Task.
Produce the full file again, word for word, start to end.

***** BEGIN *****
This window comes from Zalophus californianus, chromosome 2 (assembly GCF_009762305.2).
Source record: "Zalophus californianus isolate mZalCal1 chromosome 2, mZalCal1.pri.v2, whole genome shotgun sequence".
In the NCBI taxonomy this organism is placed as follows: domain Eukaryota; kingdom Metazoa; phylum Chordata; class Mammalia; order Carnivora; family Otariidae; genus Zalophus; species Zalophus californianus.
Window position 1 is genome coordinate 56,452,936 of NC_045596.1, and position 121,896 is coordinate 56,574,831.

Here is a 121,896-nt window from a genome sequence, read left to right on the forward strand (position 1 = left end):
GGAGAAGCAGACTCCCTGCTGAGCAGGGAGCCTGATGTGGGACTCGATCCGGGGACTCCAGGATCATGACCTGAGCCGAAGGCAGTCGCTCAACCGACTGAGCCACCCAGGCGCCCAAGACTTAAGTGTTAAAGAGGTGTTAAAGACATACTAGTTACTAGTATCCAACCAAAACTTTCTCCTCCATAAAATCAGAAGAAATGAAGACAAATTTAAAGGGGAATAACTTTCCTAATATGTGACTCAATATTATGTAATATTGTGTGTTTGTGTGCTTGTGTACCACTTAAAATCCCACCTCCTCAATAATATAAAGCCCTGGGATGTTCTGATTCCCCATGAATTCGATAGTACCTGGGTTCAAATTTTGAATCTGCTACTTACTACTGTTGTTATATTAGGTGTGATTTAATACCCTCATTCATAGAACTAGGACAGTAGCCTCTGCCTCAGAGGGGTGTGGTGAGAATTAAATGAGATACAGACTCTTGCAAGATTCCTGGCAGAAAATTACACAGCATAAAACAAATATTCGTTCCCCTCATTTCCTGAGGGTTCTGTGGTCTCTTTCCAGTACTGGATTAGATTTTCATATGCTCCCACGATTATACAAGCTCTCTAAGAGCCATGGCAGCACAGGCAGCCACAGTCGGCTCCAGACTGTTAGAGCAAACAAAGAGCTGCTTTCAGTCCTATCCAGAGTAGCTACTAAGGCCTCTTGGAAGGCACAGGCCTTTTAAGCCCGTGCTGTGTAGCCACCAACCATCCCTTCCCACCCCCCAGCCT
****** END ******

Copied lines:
This window comes from Zalophus californianus, chromosome 2 (assembly GCF_009762305.2).
Source record: "Zalophus californianus isolate mZalCal1 chromosome 2, mZalCal1.pri.v2, whole genome shotgun sequence".
In the NCBI taxonomy this organism is placed as follows: domain Eukaryota; kingdom Metazoa; phylum Chordata; class Mammalia; order Carnivora; family Otariidae; genus Zalophus; species Zalophus californianus.
Window position 1 is genome coordinate 56,452,936 of NC_045596.1, and position 121,896 is coordinate 56,574,831.

Here is a 121,896-nt window from a genome sequence, read left to right on the forward strand (position 1 = left end):
GGAGAAGCAGACTCCCTGCTGAGCAGGGAGCCTGATGTGGGACTCGATCCGGGGACTCCAGGATCATGACCTGAGCCGAAGGCAGTCGCTCAACCGACTGAGCCACCCAGGCGCCCAAGACTTAAGTGTTAAAGAGGTGTTAAAGACATACTAGTTACTAGTATCCAACCAAAACTTTCTCCTCCATAAAATCAGAAGAAATGAAGACAAATTTAAAGGGGAATAACTTTCCTAATATGTGACTCAATATTATGTAATATTGTGTGTTTGTGTGCTTGTGTACCACTTAAAATCCCACCTCCTCAATAATATAAAGCCCTGGGATGTTCTGATTCCCCATGAATTCGATAGTACCTGGGTTCAAATTTTGAATCTGCTACTTACTACTGTTGTTATATTAGGTGTGATTTAATACCCTCATTCATAGAACTAGGACAGTAGCCTCTGCCTCAGAGGGGTGTGGTGAGAATTAAATGAGATACAGACTCTTGCAAGATTCCTGGCAGAAAATTACACAGCATAAAACAAATATTCGTTCCCCTCATTTCCTGAGGGTTCTGTGGTCTCTTTCCAGTACTGGATTAGATTTTCATATGCTCCCACGATTATACAAGCTCTCTAAGAGCCATGGCAGCACAGGCAGCCACAGTCGGCTCCAGACTGTTAGAGCAAACAAAGAGCTGCTTTCAGTCCTATCCAGAGTAGCTACTAAGGCCTCTTGGAAGGCACAGGCCTTTTAAGCCCGTGCTGTGTAGCCACCAACCATCCCTTCCCACCCCCCAGCCT